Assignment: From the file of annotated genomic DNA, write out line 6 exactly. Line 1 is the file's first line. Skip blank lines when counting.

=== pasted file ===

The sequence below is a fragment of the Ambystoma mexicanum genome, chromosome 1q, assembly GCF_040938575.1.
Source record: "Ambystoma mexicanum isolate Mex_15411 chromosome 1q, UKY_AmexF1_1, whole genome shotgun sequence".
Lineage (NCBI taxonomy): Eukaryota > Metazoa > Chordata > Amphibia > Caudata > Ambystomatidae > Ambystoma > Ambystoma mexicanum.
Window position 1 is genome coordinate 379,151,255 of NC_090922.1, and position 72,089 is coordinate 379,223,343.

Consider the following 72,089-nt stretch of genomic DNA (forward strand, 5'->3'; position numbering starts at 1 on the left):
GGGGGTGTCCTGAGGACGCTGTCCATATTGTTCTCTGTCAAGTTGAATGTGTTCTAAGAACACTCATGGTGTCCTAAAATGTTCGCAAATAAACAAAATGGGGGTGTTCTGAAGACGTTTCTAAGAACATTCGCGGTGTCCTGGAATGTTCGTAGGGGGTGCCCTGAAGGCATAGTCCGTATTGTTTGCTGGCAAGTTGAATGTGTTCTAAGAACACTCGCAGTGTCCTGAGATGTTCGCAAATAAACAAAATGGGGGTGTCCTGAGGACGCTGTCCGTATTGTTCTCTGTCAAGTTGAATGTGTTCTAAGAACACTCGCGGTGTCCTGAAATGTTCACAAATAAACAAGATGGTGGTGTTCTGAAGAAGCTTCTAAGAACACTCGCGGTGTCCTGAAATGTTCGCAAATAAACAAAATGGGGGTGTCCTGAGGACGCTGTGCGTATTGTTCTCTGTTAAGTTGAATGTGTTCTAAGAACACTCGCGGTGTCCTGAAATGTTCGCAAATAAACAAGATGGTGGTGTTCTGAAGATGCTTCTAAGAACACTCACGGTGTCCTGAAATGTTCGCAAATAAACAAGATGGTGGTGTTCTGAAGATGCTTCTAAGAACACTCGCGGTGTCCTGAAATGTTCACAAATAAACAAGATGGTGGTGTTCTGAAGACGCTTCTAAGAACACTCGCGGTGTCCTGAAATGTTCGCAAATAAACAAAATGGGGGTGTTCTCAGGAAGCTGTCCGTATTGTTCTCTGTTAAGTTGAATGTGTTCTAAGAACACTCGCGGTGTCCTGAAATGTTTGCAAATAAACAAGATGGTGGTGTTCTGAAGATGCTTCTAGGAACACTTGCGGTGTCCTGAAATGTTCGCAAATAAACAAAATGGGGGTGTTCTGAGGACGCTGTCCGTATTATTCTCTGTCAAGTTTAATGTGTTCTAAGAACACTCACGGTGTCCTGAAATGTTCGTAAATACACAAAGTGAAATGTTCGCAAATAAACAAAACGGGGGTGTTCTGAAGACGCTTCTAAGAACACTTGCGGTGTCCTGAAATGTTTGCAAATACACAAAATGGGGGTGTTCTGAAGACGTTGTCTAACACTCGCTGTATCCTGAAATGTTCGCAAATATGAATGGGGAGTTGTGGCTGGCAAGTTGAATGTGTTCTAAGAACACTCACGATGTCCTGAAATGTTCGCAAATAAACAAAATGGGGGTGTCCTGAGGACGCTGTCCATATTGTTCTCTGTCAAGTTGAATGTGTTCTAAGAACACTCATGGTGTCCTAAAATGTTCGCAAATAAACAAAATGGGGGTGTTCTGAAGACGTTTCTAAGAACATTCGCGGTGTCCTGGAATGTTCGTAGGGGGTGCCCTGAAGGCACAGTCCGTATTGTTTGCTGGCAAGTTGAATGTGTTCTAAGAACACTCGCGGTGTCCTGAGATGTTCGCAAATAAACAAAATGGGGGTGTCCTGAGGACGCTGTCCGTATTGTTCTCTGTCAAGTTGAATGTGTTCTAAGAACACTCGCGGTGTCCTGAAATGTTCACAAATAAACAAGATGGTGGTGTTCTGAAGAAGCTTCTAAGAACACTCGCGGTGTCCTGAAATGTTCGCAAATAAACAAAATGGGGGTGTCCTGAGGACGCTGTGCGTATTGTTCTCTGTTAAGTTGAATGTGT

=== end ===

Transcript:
GGGGGTGTCCTGAGGACGCTGTCCATATTGTTCTCTGTCAAGTTGAATGTGTTCTAAGAACACTCATGGTGTCCTAAAATGTTCGCAAATAAACAAAATGGGGGTGTTCTGAAGACGTTTCTAAGAACATTCGCGGTGTCCTGGAATGTTCGTAGGGGGTGCCCTGAAGGCATAGTCCGTATTGTTTGCTGGCAAGTTGAATGTGTTCTAAGAACACTCGCAGTGTCCTGAGATGTTCGCAAATAAACAAAATGGGGGTGTCCTGAGGACGCTGTCCGTATTGTTCTCTGTCAAGTTGAATGTGTTCTAAGAACACTCGCGGTGTCCTGAAATGTTCACAAATAAACAAGATGGTGGTGTTCTGAAGAAGCTTCTAAGAACACTCGCGGTGTCCTGAAATGTTCGCAAATAAACAAAATGGGGGTGTCCTGAGGACGCTGTGCGTATTGTTCTCTGTTAAGTTGAATGTGTTCTAAGAACACTCGCGGTGTCCTGAAATGTTCGCAAATAAACAAGATGGTGGTGTTCTGAAGATGCTTCTAAGAACACTCACGGTGTCCTGAAATGTTCGCAAATAAACAAGATGGTGGTGTTCTGAAGATGCTTCTAAGAACACTCGCGGTGTCCTGAAATGTTCACAAATAAACAAGATGGTGGTGTTCTGAAGACGCTTCTAAGAACACTCGCGGTGTCCTGAAATGTTCGCAAATAAACAAAATGGGGGTGTTCTCAGGAAGCTGTCCGTATTGTTCTCTGTTAAGTTGAATGTGTTCTAAGAACACTCGCGGTGTCCTGAAATGTTTGCAAATAAACAAGATGGTGGTGTTCTGAAGATGCTTCTAGGAACACTTGCGGTGTCCTGAAATGTTCGCAAATAAACAAAATGGGGGTGTTCTGAGGACGCTGTCCGTATTATTCTCTGTCAAGTTTAATGTGTTCTAAGAACACTCACGGTGTCCTGAAATGTTCGTAAATACACAAAGTGAAATGTTCGCAAATAAACAAAACGGGGGTGTTCTGAAGACGCTTCTAAGAACACTTGCGGTGTCCTGAAATGTTTGCAAATACACAAAATGGGGGTGTTCTGAAGACGTTGTCTAACACTCGCTGTATCCTGAAATGTTCGCAAATATGAATGGGGAGTTGTGGCTGGCAAGTTGAATGTGTTCTAAGAACACTCACGATGTCCTGAAATGTTCGCAAATAAACAAAATGGGGGTGTCCTGAGGACGCTGTCCATATTGTTCTCTGTCAAGTTGAATGTGTTCTAAGAACACTCATGGTGTCCTAAAATGTTCGCAAATAAACAAAATGGGGGTGTTCTGAAGACGTTTCTAAGAACATTCGCGGTGTCCTGGAATGTTCGTAGGGGGTGCCCTGAAGGCACAGTCCGTATTGTTTGCTGGCAAGTTGAATGTGTTCTAAGAACACTCGCGGTGTCCTGAGATGTTCGCAAATAAACAAAATGGGGGTGTCCTGAGGACGCTGTCCGTATTGTTCTCTGTCAAGTTGAATGTGTTCTAAGAACACTCGCGGTGTCCTGAAATGTTCACAAATAAACAAGATGGTGGTGTTCTGAAGAAGCTTCTAAGAACACTCGCGGTGTCCTGAAATGTTCGCAAATAAACAAAATGGGGGTGTCCTGAGGACGCTGTGCGTATTGTTCTCTGTTAAGTTGAATGTGT